A standard-strength MRI machine, used at a security checkpoint, might rip bags containing metal items to shreds, pull bystanders’ keys from their pockets, and send nearby magnetometers haywire. But a low strentgh MRI could help TSA scan liquids without restricting the amount or requiring special packaging.
“I think that’s DHS’s ultimate goal, but we’re a long way from that,” says Michelle Espy, the researcher and team leader working on the device, called the superconducting quantum interfering device, or SQUID. Espy’s team hopes to have a prototype built by the end of the year.
MRI machines use their magnetic fields to orient the existing magnetic fields around the nuclei of hydrogen atoms, then re-orient the fields slightly with radio waves. Detection of the changes in the fields produce clear images of the body’s soft tissues, which is difficult with x-rays.
Espy explains that the SQUID device would not read densities or atomic weights like current x-ray machines but rather it would detect how different chemicals react to magnetic fields. The device would rely on fields no stronger than those present in the everyday world. Ideally, Espy explains, the SQUID device would assay a child’s juice box packed in a carry-on and determine its contents as safe despite the container’s foil liner, and without damaging anything.
Remote testing. Another futuristic idea being pursued in the lab is the potential to test substances from a distance. At Oak Ridge National Laboratory in Tennessee, researcher Thomas Thundat is pursuing an explosives detection technology that holds the promise of “standoff” explosives trace detection from 20 or more meters away.
Oak Ridge’s standoff explosives detection research is based on spectroscopy, the process by which a substance’s chemical composition is determined through analysis of how it refracts energy, sometimes visual light—in this case, infrared energy from a quantum cascade laser. A relatively new technology relying on semiconductors, quantum cascade lasers are “eye safe,” Thundat says. They have already been commercialized for industrial chemical detection.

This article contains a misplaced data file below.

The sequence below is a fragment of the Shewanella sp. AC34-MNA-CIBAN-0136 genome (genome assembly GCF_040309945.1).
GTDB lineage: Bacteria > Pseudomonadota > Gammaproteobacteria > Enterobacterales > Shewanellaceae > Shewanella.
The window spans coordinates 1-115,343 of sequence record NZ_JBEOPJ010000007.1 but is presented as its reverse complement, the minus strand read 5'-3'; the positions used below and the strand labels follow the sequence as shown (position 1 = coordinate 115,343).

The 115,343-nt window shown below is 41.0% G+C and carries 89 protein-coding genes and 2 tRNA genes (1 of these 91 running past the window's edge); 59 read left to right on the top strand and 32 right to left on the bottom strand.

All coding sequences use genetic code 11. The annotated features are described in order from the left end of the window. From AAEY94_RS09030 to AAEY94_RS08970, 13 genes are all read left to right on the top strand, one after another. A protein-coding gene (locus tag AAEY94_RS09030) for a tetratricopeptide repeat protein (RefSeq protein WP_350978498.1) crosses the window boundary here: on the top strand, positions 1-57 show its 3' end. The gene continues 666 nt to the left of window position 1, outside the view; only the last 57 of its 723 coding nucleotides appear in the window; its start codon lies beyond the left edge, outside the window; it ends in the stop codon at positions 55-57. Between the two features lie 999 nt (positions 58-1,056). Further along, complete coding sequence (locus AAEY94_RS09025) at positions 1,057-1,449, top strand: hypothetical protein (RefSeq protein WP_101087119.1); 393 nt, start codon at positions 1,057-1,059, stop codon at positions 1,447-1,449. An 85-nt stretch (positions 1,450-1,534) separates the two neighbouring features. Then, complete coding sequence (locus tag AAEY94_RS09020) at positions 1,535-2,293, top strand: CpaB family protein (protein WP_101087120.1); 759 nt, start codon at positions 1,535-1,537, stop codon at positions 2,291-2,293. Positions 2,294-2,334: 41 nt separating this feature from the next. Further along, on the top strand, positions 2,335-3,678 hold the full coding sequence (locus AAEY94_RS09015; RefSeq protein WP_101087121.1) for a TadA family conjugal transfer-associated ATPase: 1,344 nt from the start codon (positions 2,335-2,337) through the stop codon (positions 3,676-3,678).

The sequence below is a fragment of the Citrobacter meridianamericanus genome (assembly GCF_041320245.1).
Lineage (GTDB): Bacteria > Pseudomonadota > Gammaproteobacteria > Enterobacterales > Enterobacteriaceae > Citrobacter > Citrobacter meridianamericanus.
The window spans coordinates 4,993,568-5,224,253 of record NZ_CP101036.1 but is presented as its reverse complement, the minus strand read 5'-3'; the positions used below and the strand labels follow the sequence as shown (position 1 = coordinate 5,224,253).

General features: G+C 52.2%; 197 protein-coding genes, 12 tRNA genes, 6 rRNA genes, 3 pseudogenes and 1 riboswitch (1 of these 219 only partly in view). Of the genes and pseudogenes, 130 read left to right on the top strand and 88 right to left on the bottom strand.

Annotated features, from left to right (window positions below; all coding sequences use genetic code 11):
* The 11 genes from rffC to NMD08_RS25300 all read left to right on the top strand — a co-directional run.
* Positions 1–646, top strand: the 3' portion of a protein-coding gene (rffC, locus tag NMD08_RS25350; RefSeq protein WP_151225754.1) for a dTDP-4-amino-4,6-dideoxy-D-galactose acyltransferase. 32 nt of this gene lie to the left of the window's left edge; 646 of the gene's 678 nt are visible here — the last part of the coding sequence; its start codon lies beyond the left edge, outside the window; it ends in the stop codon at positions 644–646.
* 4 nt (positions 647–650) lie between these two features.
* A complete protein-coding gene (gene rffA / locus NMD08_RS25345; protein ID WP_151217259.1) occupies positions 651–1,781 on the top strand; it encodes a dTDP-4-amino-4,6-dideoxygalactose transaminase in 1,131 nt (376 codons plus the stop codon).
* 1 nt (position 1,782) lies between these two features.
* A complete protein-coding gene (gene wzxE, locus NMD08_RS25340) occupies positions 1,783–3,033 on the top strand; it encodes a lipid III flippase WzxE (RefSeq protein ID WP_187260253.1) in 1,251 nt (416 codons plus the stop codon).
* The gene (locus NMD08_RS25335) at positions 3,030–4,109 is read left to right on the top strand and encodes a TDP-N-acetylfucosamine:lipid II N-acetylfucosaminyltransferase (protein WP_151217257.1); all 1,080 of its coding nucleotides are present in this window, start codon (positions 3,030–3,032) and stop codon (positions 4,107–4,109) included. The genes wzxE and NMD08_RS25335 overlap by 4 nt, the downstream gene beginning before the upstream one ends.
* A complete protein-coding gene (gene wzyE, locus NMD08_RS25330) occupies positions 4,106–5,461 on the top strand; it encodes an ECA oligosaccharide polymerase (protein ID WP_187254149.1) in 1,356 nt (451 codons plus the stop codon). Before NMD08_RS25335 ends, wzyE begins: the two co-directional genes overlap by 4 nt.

The technology has both high sensitivity and selectivity on small chemical traces, 100 times smaller than a fingerprint, either up close or at “tens of meters.” The technology also has the promise of hand-held portability. A likely obstacle, Thundat concedes: high cost per unit, which he attributes to a limited market for the technology, but that could change as the market grows.
Separate research at Oak Ridge holds the promise of palm-sized test devices for taking vapor samples from the air near suspect objects. The technology relies on microelectromechanical systems (MEMS), in this case cantilevers, which Thundat compares to a diving board the width of a human hair and 1/100th its thickness.
In one experiment, one side of the MEMS cantilever is coated with a chemical that automatically binds to an explosive compound present in vapor form. When that chemical reaction occurs, the cantilever bends, and the MEMS device detects the resistance. The real challenge, Thundat says, is to develop chemicals that attract specific explosive compounds selectively.
Another possible MEMS application involves what Thundat calls “deflagration,” essentially igniting trace explosive molecules present in air vapor form by heating the cantilever to 600 degrees Celsius—which is easy given its small size. Each compound’s ignition would have a specific signature, theoretically readable by the device. Thundat is still pursuing proof-of-concept for the deflagration concept, he says.
The most futuristic idea of all, however, is that screening can somehow be made effective but painless for travelers. Smiths Detection’s Laustra says forthcoming innovations are likely to include x-ray machines with alternative belts that automatically divert suspicious bags to secondary screening, so TSOs don’t have to stop the belts completely to remove suspect bags by hand. And Smiths Detection plans by 2010 to field a concept for what Laustra calls a “lane of truth,” a seamless, largely automated security checkpoint that would offer unintrusive screening that barely slows passengers’ progress from the check-in counter to the gate.
TSA shares that objective, says Howe. It could be achieved through a combination of identity verification, behavioral threat assessment, and technology, she says, adding, “I think there is a vision in which you could be going through screening and not even know it.”
Joseph Straw is an assistant editor at Security Management.